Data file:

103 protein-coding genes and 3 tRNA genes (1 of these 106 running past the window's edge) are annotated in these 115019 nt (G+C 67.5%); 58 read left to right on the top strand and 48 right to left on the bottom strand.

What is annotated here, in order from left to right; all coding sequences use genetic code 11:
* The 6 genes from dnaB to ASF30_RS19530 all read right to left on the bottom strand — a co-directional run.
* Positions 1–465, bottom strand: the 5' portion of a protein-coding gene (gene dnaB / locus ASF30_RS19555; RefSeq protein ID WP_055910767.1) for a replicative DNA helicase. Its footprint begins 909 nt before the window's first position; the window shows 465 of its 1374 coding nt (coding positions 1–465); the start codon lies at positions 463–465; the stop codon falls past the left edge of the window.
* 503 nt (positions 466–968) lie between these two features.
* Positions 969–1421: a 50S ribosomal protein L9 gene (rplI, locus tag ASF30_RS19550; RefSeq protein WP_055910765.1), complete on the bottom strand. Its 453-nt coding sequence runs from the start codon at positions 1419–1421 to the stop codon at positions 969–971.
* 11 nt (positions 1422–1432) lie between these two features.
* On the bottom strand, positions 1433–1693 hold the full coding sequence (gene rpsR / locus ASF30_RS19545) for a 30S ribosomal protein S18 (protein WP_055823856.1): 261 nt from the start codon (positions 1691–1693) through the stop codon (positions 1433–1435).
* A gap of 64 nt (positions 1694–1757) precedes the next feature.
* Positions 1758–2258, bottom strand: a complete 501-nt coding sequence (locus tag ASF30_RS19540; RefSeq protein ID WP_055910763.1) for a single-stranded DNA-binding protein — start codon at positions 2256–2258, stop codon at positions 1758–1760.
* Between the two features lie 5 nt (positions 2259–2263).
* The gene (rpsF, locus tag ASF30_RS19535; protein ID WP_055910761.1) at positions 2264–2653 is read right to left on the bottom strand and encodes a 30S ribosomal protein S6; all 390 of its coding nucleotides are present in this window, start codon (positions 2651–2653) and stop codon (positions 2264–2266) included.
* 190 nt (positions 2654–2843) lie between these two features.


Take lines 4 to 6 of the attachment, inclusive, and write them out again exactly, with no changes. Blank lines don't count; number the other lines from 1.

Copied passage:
* Positions 1–465, bottom strand: the 5' portion of a protein-coding gene (gene dnaB / locus ASF30_RS19555; RefSeq protein ID WP_055910767.1) for a replicative DNA helicase. Its footprint begins 909 nt before the window's first position; the window shows 465 of its 1374 coding nt (coding positions 1–465); the start codon lies at positions 463–465; the stop codon falls past the left edge of the window.
* 503 nt (positions 466–968) lie between these two features.
* Positions 969–1421: a 50S ribosomal protein L9 gene (rplI, locus tag ASF30_RS19550; RefSeq protein WP_055910765.1), complete on the bottom strand. Its 453-nt coding sequence runs from the start codon at positions 1419–1421 to the stop codon at positions 969–971.